Monday, November 23, 2015

Mapping the Future: Teaching Arts and Humanities

Debate about the contemporary 'crises' facing the humanities us thriving. See, for example, the American Historical Association's 'Career Diversity for Historians' Project, the debates initiated by Armitage and Guldi (discussed in the Journal of the History of Ideas Blog), and a myriad of other examples.

The contribution of 'Mapping the Future: Teaching Arts and Humanities at Stanford' has been one of the best. This report argues: 

The Arts and Humanities are motivated by intellectual curiosity and desire to contribute positively to society.

At a more pragmatic level, the Arts and Humanities promote an emphasis on self-reflexivity about the nature of evidence. They acknowledge that statistics are vital, but will never give us the definitive truth of our situation; that images are not transparent to their referents but constructed artifacts with meanings circumscribed by context and caption; that the ‘objective’ and ‘real’ reflects specific economic interests, class backgrounds, and political ideologies.

The corollary of this understanding is a relational understanding of the truth, a sense that our own position in time and place is irreducibly part of the truth at which we arrive. This means that the terms of enquiry need to constantly evolve to reflect the changing conditions of the present.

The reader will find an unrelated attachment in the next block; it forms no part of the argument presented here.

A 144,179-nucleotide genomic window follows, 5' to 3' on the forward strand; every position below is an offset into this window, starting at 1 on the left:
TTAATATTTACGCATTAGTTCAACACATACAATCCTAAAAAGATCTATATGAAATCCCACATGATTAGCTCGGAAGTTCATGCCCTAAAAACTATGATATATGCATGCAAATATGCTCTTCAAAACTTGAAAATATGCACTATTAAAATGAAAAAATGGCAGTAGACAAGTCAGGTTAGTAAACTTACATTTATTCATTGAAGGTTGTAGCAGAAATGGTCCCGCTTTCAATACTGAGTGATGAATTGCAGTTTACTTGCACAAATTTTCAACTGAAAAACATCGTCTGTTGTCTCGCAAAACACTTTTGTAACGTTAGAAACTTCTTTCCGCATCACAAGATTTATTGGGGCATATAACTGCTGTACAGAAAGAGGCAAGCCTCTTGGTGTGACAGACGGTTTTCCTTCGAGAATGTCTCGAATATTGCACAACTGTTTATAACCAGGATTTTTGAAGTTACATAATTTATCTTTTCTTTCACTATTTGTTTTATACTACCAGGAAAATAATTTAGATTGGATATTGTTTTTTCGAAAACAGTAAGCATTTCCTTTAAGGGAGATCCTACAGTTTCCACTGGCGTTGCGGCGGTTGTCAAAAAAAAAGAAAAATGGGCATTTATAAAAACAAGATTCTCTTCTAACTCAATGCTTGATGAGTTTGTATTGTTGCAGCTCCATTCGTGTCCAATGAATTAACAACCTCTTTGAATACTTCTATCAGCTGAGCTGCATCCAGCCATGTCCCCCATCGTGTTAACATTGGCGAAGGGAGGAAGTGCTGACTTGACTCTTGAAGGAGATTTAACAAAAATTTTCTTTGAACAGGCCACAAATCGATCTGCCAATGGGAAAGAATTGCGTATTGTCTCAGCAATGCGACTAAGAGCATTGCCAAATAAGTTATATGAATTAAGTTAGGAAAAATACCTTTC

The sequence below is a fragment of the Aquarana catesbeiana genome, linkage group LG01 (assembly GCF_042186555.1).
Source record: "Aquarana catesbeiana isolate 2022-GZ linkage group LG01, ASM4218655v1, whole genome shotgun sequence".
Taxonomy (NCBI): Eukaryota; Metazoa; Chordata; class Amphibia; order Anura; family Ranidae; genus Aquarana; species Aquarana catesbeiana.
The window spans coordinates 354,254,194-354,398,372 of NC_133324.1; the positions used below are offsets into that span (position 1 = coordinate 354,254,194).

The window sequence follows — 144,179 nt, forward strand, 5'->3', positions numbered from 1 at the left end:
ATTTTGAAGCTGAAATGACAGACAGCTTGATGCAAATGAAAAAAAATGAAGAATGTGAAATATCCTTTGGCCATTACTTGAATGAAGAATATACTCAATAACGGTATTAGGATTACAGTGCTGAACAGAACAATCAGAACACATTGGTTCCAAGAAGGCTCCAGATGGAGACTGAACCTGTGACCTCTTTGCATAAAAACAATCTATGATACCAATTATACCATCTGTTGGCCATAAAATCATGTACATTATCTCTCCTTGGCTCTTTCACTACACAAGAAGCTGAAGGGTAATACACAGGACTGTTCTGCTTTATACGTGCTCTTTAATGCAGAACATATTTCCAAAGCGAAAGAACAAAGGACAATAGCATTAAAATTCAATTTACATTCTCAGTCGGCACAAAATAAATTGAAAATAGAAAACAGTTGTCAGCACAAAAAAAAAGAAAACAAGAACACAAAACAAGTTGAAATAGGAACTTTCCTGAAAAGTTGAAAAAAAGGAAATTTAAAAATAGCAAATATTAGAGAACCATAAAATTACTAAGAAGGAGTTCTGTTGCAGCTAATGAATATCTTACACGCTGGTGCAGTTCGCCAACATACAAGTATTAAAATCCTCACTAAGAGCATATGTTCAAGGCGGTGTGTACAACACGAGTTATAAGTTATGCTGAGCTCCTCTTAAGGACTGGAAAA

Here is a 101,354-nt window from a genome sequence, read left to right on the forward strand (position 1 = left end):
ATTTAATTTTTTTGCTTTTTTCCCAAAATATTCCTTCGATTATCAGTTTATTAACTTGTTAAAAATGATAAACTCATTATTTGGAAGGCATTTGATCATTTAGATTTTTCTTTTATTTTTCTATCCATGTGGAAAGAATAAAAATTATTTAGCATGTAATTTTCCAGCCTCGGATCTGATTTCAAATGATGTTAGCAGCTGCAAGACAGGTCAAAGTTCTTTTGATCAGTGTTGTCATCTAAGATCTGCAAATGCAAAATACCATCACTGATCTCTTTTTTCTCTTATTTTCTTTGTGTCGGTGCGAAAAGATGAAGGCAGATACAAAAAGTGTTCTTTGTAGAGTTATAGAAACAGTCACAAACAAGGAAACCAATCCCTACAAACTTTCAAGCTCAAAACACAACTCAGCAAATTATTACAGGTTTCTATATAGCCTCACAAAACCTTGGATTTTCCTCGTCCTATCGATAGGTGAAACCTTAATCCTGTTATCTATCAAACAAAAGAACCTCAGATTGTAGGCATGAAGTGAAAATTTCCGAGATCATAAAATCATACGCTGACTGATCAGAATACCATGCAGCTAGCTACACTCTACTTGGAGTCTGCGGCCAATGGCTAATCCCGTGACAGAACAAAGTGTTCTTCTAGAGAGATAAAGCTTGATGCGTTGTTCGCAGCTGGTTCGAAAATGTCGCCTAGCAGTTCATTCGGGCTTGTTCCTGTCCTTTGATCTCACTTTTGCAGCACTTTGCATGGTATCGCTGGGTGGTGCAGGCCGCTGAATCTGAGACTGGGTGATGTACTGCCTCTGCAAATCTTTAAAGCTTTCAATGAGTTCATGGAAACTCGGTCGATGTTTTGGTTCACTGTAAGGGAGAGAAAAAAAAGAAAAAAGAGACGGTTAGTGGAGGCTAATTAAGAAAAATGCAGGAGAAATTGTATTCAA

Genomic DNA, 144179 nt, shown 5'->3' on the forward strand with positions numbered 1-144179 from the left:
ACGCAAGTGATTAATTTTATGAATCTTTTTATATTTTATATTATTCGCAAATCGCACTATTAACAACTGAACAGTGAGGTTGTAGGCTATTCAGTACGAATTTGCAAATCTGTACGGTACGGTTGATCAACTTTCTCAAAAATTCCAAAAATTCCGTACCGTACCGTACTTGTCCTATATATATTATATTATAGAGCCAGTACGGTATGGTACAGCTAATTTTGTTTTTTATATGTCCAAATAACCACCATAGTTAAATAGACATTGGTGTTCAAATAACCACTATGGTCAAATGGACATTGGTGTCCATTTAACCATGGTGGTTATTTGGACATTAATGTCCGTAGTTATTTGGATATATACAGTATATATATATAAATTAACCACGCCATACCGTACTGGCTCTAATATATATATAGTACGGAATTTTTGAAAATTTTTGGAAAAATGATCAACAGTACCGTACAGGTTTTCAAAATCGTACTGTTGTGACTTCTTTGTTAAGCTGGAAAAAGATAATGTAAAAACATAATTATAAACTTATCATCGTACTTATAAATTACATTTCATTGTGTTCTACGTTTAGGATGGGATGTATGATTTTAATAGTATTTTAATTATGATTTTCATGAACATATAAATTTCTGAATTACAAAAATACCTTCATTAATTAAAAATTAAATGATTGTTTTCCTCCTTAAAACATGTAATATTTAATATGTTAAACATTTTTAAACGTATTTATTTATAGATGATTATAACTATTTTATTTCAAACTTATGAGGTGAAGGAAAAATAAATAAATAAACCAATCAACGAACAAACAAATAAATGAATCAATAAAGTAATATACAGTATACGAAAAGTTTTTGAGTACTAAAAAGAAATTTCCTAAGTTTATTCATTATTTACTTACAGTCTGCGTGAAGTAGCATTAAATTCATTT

Transferrable skills include strategic intelligence, inductive thinking and the exercise of practical judgment; cogent, critical thought; sophisticated skills in analysis and interpretation, and persuasive powers of speaking and writing.

These skills help to act adroitly in a digitized, globalized, discovery-driven economy marked by rapid change, increasing interdependence, transformative technologies, and multimedia communications.
The Stanford Humanities project articulates a broad set of transferrable competences thus:
  • the ability to absorb, analyze and interpret complex artifacts or texts, often of foreign provenance;
  • the capacity to write intelligently, lucidly, and persuasively;
  • the ability to participate effectively in deliberative conversation
  • the capacity to speak intelligently, lucidly and persuasively
The American Historical Association has a slightly revised list based on: communication, teamwork, numeracy, confidence:
  • Communication, in a variety of media and to a variety of audiences
  • Collaboration, the ability to work collaboratively toward a common goal especially with others who hold different opinions or values or don't share the same worldview
  • Quantitative literacy: a basic understanding of the ways numbers convey information
  • Intellectual self-confidence: The ability to quickly master information and form intelligent opinions beyond one’s expertise and to pivot among many tasks (i.e. the ability to step beyond the comfort zone of expertise and experience).
  • Digital literacy or engagement, which is not so much a separate skill set as a thread that runs through the previous four

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